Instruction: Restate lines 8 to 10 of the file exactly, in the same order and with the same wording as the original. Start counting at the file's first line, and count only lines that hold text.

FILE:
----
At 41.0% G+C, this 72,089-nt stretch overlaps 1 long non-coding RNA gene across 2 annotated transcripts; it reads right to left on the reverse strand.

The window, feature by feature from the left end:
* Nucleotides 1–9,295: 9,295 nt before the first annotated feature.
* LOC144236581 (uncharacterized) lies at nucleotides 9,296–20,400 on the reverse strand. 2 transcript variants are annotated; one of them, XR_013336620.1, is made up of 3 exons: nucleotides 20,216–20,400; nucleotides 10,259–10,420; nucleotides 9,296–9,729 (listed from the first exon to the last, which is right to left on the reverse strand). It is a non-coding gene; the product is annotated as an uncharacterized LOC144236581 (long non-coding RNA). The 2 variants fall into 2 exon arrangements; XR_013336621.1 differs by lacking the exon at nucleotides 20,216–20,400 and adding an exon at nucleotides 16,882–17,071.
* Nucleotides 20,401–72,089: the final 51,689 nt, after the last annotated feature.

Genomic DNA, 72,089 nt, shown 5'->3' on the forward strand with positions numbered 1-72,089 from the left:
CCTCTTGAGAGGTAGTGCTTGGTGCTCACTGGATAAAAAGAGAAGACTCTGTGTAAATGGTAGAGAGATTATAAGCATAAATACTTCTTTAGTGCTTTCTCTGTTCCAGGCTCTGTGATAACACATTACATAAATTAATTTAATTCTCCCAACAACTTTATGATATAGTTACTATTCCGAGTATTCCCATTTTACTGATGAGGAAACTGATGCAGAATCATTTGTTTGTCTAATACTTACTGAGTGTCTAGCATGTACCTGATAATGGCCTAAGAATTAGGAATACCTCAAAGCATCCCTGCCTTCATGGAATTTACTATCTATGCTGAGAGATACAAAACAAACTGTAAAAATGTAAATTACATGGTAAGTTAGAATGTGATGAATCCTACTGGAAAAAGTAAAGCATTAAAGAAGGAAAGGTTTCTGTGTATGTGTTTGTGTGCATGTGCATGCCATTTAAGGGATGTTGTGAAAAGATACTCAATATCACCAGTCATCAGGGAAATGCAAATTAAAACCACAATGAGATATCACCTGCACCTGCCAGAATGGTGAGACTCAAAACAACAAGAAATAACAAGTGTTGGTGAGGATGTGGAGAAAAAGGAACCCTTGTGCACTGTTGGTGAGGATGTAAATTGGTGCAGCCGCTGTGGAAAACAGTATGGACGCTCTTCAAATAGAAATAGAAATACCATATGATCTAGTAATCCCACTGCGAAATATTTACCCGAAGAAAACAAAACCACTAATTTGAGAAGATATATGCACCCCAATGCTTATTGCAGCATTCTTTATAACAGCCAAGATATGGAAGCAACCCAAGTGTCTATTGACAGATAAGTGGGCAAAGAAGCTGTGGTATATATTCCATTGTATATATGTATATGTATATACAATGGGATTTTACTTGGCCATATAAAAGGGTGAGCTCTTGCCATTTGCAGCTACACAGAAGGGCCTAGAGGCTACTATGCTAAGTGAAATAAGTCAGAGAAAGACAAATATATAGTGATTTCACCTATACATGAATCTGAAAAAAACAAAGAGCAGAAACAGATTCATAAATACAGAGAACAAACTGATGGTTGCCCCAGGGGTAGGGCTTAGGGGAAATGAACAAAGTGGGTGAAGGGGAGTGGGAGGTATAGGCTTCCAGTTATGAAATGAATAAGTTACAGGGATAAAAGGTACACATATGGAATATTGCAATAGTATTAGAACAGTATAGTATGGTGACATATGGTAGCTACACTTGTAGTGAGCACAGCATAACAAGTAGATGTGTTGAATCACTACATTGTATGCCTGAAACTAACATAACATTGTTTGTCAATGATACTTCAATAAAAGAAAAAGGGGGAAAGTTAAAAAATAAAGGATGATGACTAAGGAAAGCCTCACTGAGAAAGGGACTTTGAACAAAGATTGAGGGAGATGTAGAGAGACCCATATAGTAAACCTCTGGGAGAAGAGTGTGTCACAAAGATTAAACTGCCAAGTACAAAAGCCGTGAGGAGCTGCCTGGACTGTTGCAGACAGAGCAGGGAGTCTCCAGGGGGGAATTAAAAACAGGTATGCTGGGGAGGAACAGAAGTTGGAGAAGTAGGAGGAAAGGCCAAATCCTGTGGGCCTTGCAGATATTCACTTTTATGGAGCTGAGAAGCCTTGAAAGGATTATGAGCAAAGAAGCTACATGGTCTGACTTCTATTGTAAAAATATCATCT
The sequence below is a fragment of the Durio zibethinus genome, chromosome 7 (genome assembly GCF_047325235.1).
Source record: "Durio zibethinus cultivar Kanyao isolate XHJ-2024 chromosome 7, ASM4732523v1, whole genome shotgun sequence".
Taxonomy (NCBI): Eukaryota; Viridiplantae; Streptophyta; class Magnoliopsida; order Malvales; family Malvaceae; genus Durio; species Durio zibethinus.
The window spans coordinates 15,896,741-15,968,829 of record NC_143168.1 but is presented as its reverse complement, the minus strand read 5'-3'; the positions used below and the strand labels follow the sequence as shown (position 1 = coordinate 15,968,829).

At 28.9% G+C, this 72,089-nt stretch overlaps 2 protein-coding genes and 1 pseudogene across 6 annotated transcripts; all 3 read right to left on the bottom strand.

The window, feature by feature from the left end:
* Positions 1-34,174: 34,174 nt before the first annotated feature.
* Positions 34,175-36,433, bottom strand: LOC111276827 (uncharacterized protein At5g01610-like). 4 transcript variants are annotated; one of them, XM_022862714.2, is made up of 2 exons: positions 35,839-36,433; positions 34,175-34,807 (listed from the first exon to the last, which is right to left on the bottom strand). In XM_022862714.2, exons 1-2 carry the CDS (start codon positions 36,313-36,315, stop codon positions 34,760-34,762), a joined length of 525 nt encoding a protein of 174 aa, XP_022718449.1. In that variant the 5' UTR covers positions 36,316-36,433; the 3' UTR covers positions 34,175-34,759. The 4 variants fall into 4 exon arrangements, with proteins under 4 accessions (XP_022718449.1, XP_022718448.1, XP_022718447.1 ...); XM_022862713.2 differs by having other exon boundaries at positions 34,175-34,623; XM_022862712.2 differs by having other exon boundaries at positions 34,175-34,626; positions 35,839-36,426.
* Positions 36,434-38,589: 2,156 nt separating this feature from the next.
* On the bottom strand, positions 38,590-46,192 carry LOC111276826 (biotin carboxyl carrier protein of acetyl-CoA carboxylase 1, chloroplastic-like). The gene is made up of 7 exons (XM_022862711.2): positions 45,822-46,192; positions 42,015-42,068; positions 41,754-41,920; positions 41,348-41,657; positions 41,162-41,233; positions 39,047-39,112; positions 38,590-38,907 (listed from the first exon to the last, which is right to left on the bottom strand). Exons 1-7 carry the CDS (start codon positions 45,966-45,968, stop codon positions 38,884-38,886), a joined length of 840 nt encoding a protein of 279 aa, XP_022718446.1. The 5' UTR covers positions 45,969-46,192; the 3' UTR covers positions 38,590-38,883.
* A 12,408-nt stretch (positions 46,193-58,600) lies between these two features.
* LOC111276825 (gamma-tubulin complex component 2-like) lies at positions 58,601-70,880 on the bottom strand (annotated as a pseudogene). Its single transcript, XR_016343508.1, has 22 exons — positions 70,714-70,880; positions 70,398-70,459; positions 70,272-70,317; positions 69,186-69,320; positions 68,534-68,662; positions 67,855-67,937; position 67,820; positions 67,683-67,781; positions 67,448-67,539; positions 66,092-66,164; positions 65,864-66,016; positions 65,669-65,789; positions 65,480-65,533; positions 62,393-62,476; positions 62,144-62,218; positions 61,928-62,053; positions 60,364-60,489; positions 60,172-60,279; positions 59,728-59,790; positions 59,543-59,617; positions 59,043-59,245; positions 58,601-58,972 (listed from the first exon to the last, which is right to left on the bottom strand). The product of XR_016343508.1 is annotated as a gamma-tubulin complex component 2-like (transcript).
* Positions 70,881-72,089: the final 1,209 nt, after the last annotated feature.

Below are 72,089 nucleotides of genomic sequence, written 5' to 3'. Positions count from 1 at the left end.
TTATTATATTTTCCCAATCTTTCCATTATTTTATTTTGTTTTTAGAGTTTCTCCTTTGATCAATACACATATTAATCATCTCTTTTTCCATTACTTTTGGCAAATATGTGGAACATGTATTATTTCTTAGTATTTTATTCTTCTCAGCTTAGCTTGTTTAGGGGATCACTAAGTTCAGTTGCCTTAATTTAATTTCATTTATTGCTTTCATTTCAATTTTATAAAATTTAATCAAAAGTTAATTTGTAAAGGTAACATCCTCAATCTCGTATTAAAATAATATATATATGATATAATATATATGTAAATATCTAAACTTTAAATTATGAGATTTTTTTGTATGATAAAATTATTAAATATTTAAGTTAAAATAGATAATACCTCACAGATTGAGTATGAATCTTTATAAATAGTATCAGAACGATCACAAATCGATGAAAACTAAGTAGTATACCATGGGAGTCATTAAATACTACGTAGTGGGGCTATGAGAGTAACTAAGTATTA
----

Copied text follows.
The sequence below is a fragment of the Durio zibethinus genome, chromosome 7 (genome assembly GCF_047325235.1).
Source record: "Durio zibethinus cultivar Kanyao isolate XHJ-2024 chromosome 7, ASM4732523v1, whole genome shotgun sequence".
Taxonomy (NCBI): Eukaryota; Viridiplantae; Streptophyta; class Magnoliopsida; order Malvales; family Malvaceae; genus Durio; species Durio zibethinus.